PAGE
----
Doctoral students are petitioning for changes to graduate student funding packages as the COVID-19 pandemic increases their workloads and reduces work opportunities.
The students’ letter to Columbian College of Arts and Sciences officials, which has accumulated more than 180 signatures from professors and graduate students as of Sunday, pushes for changes like supplemental funding for the summer term and a refund for the student health insurance plan. Students involved in drafting the letter said these changes would compensate for the pandemic’s adverse effects on research and networking opportunities.
The students are requesting that officials provide three types of support – an extension of graduate assistants’ monthly stipend rates for the summer, a semester for doctoral students where they are exempt from teaching and reimbursement for the unused portion of this year’s cost of University health insurance.
Alyssa Bivins, a second-year doctoral student studying history, said these changes would provide financial support for doctoral students who have lost time and work opportunities while reducing additional out-of-pocket health care costs.
“The sooner we know where we stand and what opportunities we will have or what we can build upon, the better,” Bivins said. “It’s about each of us individually in our careers, but it’s also about giving GW doctoral students a chance to succeed and thrive.”
Sarah Wagner, an associate professor of anthropology, raised the letter at the April Faculty Senate meeting Friday. Provost Brian Blake said he had received the letter and has formed a committee to discuss the students’ requests.
“I do think we need to support our graduate students in similar ways which we’ve supported the community in general, through this through the pandemic,” Blake said.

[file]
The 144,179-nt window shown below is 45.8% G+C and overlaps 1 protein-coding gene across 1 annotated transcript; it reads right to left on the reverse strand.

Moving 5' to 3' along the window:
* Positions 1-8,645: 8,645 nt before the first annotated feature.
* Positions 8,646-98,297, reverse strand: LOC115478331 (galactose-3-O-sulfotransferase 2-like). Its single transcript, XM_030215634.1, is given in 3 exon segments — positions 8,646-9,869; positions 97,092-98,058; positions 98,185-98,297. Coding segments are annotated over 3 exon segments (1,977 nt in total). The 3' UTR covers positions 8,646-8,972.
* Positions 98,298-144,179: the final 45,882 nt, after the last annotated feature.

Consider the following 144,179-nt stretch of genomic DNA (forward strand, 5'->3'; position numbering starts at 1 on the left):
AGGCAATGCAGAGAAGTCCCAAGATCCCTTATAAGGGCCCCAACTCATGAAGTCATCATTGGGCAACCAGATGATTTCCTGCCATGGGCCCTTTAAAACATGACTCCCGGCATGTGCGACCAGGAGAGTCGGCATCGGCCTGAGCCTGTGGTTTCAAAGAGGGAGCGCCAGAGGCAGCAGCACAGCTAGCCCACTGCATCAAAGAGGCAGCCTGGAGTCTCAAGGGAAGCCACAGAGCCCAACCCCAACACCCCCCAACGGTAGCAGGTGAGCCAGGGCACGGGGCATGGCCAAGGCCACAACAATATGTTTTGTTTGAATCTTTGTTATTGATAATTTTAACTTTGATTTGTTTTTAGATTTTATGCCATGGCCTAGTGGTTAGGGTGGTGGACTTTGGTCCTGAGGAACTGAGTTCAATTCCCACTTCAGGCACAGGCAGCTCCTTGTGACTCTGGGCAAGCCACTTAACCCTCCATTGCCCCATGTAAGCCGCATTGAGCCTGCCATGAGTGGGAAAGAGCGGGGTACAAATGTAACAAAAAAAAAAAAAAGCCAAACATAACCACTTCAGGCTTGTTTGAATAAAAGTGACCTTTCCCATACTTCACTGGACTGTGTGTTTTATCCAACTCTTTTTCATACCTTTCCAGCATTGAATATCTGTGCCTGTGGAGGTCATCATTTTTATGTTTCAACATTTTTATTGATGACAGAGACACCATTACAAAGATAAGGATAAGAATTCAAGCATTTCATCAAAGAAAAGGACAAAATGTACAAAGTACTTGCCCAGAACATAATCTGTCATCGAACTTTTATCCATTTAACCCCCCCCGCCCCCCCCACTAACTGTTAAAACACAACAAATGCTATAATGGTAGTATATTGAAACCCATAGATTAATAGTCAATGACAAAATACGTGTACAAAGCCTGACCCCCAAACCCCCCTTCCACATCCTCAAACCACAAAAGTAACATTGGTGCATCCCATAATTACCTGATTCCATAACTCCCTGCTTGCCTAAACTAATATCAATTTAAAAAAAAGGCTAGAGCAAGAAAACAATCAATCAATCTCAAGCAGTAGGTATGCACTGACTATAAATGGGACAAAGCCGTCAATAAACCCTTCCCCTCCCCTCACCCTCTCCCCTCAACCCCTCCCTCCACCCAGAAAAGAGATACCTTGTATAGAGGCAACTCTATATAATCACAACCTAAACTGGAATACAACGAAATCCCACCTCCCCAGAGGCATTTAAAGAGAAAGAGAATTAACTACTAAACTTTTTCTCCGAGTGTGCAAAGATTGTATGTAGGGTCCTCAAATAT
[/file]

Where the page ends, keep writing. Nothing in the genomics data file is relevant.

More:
Bivins, the doctoral student, said the letter – which is addressed to Blake, CCAS interim Dean Paul Wahlbeck and Associate Dean of Graduate Studies Chad Heap – aims to present a set of requests that would benefit almost all doctoral students. The exempted semester proposal, for example, would allow graduate students to pursue more research opportunities in the future to compensate for canceled fieldwork this summer, she said.
Bivins said she has also been trying to restore “a degree of normalcy” for the 48 students she teaches by creating online activities – time that would otherwise be spent on research and writing.
“If we have an additional one exempted, it could potentially mitigate both the lost time that we’ve had for this semester but also the loss that we’re going to experience this summer,” Bivins said.
Robert Hildebrandt, a third-year doctoral student studying anthropology, said doctoral students often seek research posts or part-time jobs during the summer to secure summer funding. He said the request asking for the continuation of doctoral students’ monthly stipends, which differ by student, would help alleviate the burden to students whose summer programs have been canceled.
“Knowing that a lot of the resources that we would normally depend on are suddenly not going to be available and given that the University has already done things to make sure that faculty are taken care of certain ways, we wanted to make sure that they were hearing our needs for some sort of supplemental assistance as well,” he said.
Michael Kaplan, a second-year doctoral student studying anthropology, said the pandemic’s effect on some doctoral students, like those who are parents, is more intense because the change to online classes creates compounding responsibilities for them.
“Not everybody is able to be as efficient at home and be as productive at home,” he said. “And so I think giving a semester where they don’t have those responsibilities will allow them to catch up on their own research as well.”
Kaplan said the petition is intended to aid the advocacy efforts of CCAS faculty on behalf of students and put doctoral students on the radar as the University reckons with the pandemic’s effects.
“I do feel like the longer there’s uncertainty, the more anxiety there is among students,” Kaplan said. “We just hope that there can be some clarity sooner than later.”